Why this, why now?

Alexander Hamilton was supposedly asked (according to the musical, anyway) ‘Why do you write like you’re running out of time?’.  Ok I don’t know much about duelling or constitutional law, but it seems we have this almost urgent sense of impetus in common.  The simplest answer is because, well, I amrunning out of time.  But there’s more to it than that.

Before chemo started in mid-December, I barely knew what creative writing was.  Arguably, I still don’t, but I’ve had a fair few encouraging comments now – not just from people who are obliged to be kind because they’re related to me, but from commentators I’ve never met and probably never will.  This isn’t just pleasing, but downright humbling.  After all, I only set out to get a bit of therapeutic writing in whilst I updated friends and family about how things were going.  That turned into raising awareness of bowel cancer signs and symptoms through telling my story, but I’ve never intended to educate, inform, entertain or hold any other such lofty literary ambitions – I’ve just boldly asked a few exploratory questions to/of some people I trust and all sorts of weird and wonderful opportunities have emerged.

This swift ascent from absolutely no journalistic experience to high praise from the editors of multiple publications could be considered even more remarkable as I’m an old fashioned dyslexic who couldn’t really read until at least the age of ten.  Having been born early and developmentally stunted, I suppose it’s unsurprising that I took a while to get going with figuring out the workings of the written word.  Language is pretty complicated, especially the English one.  But I’m certain that without the support of my late mother, it would have been a lot worse.  I just about remember her taking the time, perhaps from the age of seven, and painstakingly playing the after school tutor.  We worked hard every day and, in the meantime, she bought me a lot of audio books and that’s probably why, even though I haven’t read many printed books, I have a fairly wide vocabulary.  She even got me assessed for dyslexia when it wasn’t at all well known and, well, loook at em know!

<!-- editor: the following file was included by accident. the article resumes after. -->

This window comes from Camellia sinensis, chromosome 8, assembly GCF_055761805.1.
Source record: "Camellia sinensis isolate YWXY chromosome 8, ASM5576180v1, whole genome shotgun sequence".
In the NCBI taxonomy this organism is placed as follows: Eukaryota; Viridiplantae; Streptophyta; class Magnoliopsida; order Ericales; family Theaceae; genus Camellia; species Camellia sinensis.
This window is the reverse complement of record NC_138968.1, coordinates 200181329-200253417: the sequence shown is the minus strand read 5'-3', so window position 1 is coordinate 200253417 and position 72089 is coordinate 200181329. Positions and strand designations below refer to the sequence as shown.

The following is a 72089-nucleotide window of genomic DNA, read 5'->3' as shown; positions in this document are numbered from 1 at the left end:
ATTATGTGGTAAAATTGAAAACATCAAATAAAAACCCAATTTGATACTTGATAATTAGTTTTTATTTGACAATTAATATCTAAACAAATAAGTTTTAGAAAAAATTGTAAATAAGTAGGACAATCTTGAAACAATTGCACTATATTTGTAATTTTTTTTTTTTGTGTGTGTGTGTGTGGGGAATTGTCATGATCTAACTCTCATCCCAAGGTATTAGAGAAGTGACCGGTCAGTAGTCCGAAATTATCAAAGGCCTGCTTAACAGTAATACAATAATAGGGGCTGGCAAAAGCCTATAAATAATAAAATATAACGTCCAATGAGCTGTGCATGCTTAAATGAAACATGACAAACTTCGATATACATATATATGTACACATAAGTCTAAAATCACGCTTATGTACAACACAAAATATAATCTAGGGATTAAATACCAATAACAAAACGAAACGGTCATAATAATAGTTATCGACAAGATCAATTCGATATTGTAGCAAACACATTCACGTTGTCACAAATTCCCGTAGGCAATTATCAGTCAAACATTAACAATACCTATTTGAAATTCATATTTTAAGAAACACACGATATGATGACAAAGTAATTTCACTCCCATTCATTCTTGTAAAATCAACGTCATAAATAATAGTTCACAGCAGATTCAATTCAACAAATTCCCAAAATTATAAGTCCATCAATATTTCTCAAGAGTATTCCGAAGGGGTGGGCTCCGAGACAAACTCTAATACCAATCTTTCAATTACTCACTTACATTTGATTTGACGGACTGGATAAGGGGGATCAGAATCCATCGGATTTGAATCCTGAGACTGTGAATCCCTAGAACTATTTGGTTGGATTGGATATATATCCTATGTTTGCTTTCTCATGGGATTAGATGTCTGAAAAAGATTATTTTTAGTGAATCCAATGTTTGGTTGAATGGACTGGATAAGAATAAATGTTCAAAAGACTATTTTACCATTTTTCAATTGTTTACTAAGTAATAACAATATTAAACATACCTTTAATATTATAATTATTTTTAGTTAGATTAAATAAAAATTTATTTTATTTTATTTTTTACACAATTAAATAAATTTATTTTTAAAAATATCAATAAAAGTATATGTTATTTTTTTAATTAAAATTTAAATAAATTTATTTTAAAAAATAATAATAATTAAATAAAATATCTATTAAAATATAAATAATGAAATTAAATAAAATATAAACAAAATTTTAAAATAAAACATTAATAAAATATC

But in all seriousness, that is the greatest gift imaginable and, thanks to Mum, I’m now able to eloquently recount my myriad blessings.  The fact that I can string a few sentences together not just functionally but expressively is a testament to Jill Dye’s qualities as a person.  Just so caring, patient, persistent and, ultimately, enabling.  It wouldn’t have been easy to teach me to read and write.  My handwriting is an almost indecipherable mess and as a child, I was chronically annoying – even I have to admit this.  But, although significant, writing was just a part of the world of opportunity she’s left me with.  Around twenty one years ago she bought me a very expensive bass trombone that any professional would covet.  If I considered it important, I got it.  If I was trying out something new, that was my birthday present and the parental home still contains enough guitars, cricket whites and golf equipment to prove that point.  It’s only having worked with children not blessed with the privilege of being able to just try out a new activity that I’ve come to understand how great it was. More importantly, she spent more than eighteen solid years providing the majority of the emotional support to this socially awkward child who took an embarrassingly long time to work out how to make friends his own age.

Why do I write like I’m running out of time? Because I can. Because it clarifies my skittish and unsettled internal monologue.  Because I have something to say and the ability to put it into paragraphs.  Because I desperately want others to escape my certain fate.  Because I can, no, must use it as a vehicle to tell the world what I’ve realised to be valuable and important in life, now I’m suddenly confronted with my impending demise. Because all sorts of people want to read it and I know that because they’d told me as much.  Because it’s the best way I can think of to honour my mother and share the gifts she lovingly bestowed upon me.  Well, maybe not quite the best.  There exists more than one kind of writing and I’m more practised at the musical variety.  And Mum always wanted me to be a musician.

Right. I’d better get to work.  That requiem isn’t going to write itself.

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